“True Believers: Part 3”
Writer: Brian K. Vaughan
Artist: Adrian Alphona
Inks: Craig Yeung
Letterer: Virtual Calligraphy’s Randy Gentile
Editor: C.B Cebulski
Publisher: Marvel Comics
After learning that their parents were a group of notorious super-villains known as “The Pride”, six Los Angeles area teenagers ran away from home, determined to thwart their parent’s evil schemes. Now, after taking down the Pride and discovering the full extent of their powers, the Runaways are back. This time however, a dying visitor from the future puts them on a collision course with a young man who may eventually become one of the most powerful villains on Earth. But before the Runaways can act, they must first face a support group for “recovering” teenage super heroes who have reluctantly donned their old costumes for one final mission.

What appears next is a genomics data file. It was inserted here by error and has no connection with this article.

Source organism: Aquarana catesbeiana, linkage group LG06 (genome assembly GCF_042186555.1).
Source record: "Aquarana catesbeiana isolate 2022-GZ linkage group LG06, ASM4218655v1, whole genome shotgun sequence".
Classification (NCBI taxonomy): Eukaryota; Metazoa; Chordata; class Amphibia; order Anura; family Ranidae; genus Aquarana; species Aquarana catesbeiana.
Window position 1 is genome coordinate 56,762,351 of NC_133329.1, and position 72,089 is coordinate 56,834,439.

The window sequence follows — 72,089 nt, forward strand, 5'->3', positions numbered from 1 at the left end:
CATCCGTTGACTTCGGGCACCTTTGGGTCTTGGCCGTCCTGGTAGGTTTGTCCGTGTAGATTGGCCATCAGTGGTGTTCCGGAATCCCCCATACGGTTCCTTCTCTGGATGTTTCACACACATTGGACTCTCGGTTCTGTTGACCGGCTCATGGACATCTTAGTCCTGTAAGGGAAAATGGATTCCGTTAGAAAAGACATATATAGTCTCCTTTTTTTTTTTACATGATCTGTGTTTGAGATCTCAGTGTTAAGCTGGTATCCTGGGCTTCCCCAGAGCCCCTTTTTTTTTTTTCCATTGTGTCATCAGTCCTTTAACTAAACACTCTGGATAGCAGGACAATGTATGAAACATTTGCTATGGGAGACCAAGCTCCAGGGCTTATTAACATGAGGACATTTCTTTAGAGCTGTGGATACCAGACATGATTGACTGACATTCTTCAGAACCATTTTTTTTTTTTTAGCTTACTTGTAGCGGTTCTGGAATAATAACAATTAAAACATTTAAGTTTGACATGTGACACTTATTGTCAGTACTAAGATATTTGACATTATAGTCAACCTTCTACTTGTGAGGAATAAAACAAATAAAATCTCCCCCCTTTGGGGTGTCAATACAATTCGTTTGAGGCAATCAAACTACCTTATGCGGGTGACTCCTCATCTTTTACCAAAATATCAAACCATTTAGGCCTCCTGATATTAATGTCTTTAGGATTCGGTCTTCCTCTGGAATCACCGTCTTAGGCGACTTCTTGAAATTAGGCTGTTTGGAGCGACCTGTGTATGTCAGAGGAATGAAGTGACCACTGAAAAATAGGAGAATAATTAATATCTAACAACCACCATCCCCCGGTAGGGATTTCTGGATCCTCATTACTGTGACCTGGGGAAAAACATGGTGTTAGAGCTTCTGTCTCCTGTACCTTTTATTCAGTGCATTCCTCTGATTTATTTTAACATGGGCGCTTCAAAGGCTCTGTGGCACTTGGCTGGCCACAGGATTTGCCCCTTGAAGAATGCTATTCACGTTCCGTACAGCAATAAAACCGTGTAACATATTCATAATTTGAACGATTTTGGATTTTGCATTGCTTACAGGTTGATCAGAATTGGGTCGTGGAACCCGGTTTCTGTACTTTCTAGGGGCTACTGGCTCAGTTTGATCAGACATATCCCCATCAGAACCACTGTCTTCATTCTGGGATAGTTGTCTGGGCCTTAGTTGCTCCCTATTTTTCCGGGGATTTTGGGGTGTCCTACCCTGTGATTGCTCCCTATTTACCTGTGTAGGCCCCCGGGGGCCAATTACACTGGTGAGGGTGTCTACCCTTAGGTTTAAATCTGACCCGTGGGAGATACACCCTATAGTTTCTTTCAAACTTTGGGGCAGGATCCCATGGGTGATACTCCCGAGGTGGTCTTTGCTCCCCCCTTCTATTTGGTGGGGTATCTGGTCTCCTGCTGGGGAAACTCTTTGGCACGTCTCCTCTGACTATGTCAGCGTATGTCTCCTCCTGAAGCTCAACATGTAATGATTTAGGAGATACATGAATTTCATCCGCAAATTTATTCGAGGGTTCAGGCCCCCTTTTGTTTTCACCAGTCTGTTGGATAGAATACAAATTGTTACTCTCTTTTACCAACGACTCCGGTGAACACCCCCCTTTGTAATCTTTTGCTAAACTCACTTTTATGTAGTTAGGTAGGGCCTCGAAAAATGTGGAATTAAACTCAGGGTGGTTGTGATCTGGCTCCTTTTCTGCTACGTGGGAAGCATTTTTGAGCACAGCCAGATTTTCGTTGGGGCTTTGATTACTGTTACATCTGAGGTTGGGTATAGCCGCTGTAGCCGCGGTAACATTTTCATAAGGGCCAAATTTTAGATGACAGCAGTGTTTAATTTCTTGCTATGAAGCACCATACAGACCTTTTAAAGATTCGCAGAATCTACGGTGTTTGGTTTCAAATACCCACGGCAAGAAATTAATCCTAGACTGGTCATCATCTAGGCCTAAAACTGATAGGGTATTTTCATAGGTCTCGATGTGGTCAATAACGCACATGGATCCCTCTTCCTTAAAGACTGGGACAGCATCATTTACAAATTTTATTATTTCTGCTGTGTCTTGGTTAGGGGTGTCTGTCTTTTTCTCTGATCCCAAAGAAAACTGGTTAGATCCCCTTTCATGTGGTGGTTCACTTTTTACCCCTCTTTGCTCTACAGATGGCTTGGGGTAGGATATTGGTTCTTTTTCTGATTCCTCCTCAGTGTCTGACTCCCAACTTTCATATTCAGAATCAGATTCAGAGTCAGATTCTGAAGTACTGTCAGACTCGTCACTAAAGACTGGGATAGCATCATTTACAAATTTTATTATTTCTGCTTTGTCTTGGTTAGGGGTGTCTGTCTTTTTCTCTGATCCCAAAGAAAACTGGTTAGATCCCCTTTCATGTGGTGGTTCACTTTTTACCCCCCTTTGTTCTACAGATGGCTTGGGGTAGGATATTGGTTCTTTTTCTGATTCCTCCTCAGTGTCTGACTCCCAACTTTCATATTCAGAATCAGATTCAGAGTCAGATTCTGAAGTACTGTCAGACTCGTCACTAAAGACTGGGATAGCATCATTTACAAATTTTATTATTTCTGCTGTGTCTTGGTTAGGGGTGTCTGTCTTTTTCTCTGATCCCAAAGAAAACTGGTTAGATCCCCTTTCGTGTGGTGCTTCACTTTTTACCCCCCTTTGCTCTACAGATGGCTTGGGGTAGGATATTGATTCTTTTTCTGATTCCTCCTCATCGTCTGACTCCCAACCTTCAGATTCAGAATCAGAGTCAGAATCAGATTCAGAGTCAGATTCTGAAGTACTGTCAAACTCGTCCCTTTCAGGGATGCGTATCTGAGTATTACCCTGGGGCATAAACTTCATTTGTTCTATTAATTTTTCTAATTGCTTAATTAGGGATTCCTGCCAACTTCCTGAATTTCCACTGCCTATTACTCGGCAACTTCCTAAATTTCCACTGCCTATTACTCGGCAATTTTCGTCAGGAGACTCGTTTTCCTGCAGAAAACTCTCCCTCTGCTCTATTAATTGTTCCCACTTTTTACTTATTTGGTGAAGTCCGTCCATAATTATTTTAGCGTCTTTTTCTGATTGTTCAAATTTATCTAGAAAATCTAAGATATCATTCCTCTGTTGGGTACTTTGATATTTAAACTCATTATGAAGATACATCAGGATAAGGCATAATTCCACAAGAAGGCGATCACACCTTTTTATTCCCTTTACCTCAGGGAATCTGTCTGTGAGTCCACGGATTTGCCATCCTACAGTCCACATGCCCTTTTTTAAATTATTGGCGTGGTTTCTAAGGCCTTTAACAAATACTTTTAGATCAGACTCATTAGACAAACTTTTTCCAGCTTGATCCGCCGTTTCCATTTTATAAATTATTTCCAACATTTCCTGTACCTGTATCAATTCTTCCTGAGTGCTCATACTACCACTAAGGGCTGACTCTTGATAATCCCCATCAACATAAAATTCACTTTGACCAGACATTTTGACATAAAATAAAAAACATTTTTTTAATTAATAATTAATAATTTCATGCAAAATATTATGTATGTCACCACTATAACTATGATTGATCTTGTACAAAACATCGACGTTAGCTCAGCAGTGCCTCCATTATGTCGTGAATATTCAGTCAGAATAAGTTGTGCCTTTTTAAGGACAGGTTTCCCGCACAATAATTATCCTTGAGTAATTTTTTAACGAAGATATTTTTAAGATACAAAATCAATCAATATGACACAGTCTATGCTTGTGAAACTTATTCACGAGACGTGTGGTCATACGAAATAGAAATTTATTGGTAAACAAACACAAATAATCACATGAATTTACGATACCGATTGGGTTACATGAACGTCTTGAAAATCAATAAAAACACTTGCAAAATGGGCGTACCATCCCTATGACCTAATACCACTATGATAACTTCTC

Stop me if you’ve heard this one: A group of teenagers discover they have super powers, become an elite team of spandex clad do-gooders and kick the crap out of a gaggle of scheming super villains. Of course, these adolescent do-gooders don’t think, speak or behave anything like real teenagers. They don’t have to worry about acne, or curfews, or parents, or being overweight. In short, they are super teens living in a world without an ounce of realism—which in many ways might be what a lot of young comic book readers are looking for these days.